Personally, I’m skeptical. No, wait; that’s not quite the right word. Dubious is probably closer to the fact. I admit that’s in part due to my comfort with what I’ve come to accept as fact through years of reinforcement by, well, every source of factual authority I’m exposed to. But I also acknowledge that the factual authorities with which Aristotle, Copernicus and Galileo had their comeuppance weren’t entirely dependable; I freely admit that much of my understanding of how the universe works is founded on the baby-talk summations of consensus of passionate, hard core geeks who take great pains to make sure that I’m handed as best-we-can-tell-fact has been tested, hypothesized, checked, rechecked, challenged, refuted, modified, shot down, rechecked again, confirmed, reviewed, published and subsequently checked by classrooms full of aspiring hard core geeks. Honestly, I don’t think it’s such a bad system.

The question then is, are Johan Heine, Michael Tellinger and the MaKomati Foundation a modern day archaeological Galileo? Or are they a couple of guys with a plane and some ruins in a remote corner of the globe looking to boost local tourism? Okay, unfair comparison on at least three counts: 1) everyone has already heard of Galileo, 2) hard science is by definition easier to validate than soft science, and 3) the establishment Galileo was up against was going to burn him for what he was saying. But I couldn’t think of a suitably foundation-shaking foundation shaker. Maybe Alfred Wegener.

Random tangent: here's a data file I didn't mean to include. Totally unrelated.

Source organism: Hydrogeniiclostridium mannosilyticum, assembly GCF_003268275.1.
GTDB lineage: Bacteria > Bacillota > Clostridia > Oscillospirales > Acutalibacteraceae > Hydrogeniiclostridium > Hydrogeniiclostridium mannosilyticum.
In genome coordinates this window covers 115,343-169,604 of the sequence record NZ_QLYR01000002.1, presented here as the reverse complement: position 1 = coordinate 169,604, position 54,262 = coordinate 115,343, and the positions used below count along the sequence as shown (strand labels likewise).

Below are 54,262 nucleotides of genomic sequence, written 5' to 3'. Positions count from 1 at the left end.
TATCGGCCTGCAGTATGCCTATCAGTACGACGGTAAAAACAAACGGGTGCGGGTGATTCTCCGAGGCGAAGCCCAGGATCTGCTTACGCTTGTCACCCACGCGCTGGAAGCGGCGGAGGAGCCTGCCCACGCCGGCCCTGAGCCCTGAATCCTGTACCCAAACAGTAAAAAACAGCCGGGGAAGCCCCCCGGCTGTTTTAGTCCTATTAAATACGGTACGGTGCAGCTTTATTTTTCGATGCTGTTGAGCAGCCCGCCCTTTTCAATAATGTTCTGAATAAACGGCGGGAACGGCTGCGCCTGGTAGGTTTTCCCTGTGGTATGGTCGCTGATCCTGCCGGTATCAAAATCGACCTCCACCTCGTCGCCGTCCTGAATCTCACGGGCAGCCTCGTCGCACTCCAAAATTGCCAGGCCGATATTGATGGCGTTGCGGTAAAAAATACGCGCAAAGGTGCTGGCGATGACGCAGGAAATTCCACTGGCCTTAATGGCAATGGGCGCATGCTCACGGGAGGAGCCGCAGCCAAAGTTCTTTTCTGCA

Lucky for me, Michael Tellinger stopped by the site a couple of weeks ago. I followed his initial comment on the September 20 article with a list of questions, to which he graciously responded. Here are his answers in their entirety: